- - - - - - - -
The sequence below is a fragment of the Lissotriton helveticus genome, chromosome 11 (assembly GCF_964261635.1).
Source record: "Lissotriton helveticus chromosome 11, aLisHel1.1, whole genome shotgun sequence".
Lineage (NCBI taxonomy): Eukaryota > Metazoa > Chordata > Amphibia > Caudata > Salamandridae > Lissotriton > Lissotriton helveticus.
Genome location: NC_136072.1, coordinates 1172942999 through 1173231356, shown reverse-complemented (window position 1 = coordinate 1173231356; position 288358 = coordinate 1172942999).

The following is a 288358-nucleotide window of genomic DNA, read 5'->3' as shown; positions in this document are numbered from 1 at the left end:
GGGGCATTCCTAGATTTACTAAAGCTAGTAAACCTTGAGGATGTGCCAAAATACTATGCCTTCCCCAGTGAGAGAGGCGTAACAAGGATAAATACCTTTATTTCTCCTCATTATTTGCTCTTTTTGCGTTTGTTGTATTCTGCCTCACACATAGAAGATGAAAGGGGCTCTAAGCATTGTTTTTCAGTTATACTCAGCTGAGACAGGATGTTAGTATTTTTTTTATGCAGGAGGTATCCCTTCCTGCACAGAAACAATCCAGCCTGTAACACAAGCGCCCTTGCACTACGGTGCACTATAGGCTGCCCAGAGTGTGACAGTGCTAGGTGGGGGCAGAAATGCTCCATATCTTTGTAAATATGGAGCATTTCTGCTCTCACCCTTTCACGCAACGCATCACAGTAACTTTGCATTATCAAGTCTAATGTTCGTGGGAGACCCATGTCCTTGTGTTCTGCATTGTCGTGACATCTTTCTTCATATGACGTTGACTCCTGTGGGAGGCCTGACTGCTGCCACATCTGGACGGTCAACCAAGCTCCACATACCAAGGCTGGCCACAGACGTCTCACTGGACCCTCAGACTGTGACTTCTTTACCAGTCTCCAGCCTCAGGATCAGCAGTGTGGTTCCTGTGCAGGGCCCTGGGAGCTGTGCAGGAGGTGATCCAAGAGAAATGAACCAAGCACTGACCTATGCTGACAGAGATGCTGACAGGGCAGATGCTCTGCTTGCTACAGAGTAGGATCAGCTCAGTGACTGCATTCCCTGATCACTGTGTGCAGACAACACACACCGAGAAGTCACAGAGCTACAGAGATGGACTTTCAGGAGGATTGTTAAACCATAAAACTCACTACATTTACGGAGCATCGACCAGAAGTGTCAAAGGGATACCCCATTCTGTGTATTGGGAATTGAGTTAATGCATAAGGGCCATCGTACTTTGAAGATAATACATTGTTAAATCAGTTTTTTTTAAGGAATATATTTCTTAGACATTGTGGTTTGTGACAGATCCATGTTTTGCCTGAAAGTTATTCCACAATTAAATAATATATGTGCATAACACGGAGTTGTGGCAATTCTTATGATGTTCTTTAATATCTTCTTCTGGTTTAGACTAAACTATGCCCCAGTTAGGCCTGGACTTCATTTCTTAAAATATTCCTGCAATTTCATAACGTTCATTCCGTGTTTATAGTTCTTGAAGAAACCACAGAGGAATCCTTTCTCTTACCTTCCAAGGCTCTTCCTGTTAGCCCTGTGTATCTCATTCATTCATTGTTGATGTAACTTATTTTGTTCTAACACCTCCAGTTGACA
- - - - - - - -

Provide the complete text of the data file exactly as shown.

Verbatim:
The sequence below is a fragment of the Lissotriton helveticus genome, chromosome 11 (assembly GCF_964261635.1).
Source record: "Lissotriton helveticus chromosome 11, aLisHel1.1, whole genome shotgun sequence".
Lineage (NCBI taxonomy): Eukaryota > Metazoa > Chordata > Amphibia > Caudata > Salamandridae > Lissotriton > Lissotriton helveticus.
Genome location: NC_136072.1, coordinates 1172942999 through 1173231356, shown reverse-complemented (window position 1 = coordinate 1173231356; position 288358 = coordinate 1172942999).

The following is a 288358-nucleotide window of genomic DNA, read 5'->3' as shown; positions in this document are numbered from 1 at the left end:
GGGGCATTCCTAGATTTACTAAAGCTAGTAAACCTTGAGGATGTGCCAAAATACTATGCCTTCCCCAGTGAGAGAGGCGTAACAAGGATAAATACCTTTATTTCTCCTCATTATTTGCTCTTTTTGCGTTTGTTGTATTCTGCCTCACACATAGAAGATGAAAGGGGCTCTAAGCATTGTTTTTCAGTTATACTCAGCTGAGACAGGATGTTAGTATTTTTTTTATGCAGGAGGTATCCCTTCCTGCACAGAAACAATCCAGCCTGTAACACAAGCGCCCTTGCACTACGGTGCACTATAGGCTGCCCAGAGTGTGACAGTGCTAGGTGGGGGCAGAAATGCTCCATATCTTTGTAAATATGGAGCATTTCTGCTCTCACCCTTTCACGCAACGCATCACAGTAACTTTGCATTATCAAGTCTAATGTTCGTGGGAGACCCATGTCCTTGTGTTCTGCATTGTCGTGACATCTTTCTTCATATGACGTTGACTCCTGTGGGAGGCCTGACTGCTGCCACATCTGGACGGTCAACCAAGCTCCACATACCAAGGCTGGCCACAGACGTCTCACTGGACCCTCAGACTGTGACTTCTTTACCAGTCTCCAGCCTCAGGATCAGCAGTGTGGTTCCTGTGCAGGGCCCTGGGAGCTGTGCAGGAGGTGATCCAAGAGAAATGAACCAAGCACTGACCTATGCTGACAGAGATGCTGACAGGGCAGATGCTCTGCTTGCTACAGAGTAGGATCAGCTCAGTGACTGCATTCCCTGATCACTGTGTGCAGACAACACACACCGAGAAGTCACAGAGCTACAGAGATGGACTTTCAGGAGGATTGTTAAACCATAAAACTCACTACATTTACGGAGCATCGACCAGAAGTGTCAAAGGGATACCCCATTCTGTGTATTGGGAATTGAGTTAATGCATAAGGGCCATCGTACTTTGAAGATAATACATTGTTAAATCAGTTTTTTTTAAGGAATATATTTCTTAGACATTGTGGTTTGTGACAGATCCATGTTTTGCCTGAAAGTTATTCCACAATTAAATAATATATGTGCATAACACGGAGTTGTGGCAATTCTTATGATGTTCTTTAATATCTTCTTCTGGTTTAGACTAAACTATGCCCCAGTTAGGCCTGGACTTCATTTCTTAAAATATTCCTGCAATTTCATAACGTTCATTCCGTGTTTATAGTTCTTGAAGAAACCACAGAGGAATCCTTTCTCTTACCTTCCAAGGCTCTTCCTGTTAGCCCTGTGTATCTCATTCATTCATTGTTGATGTAACTTATTTTGTTCTAACACCTCCAGTTGACA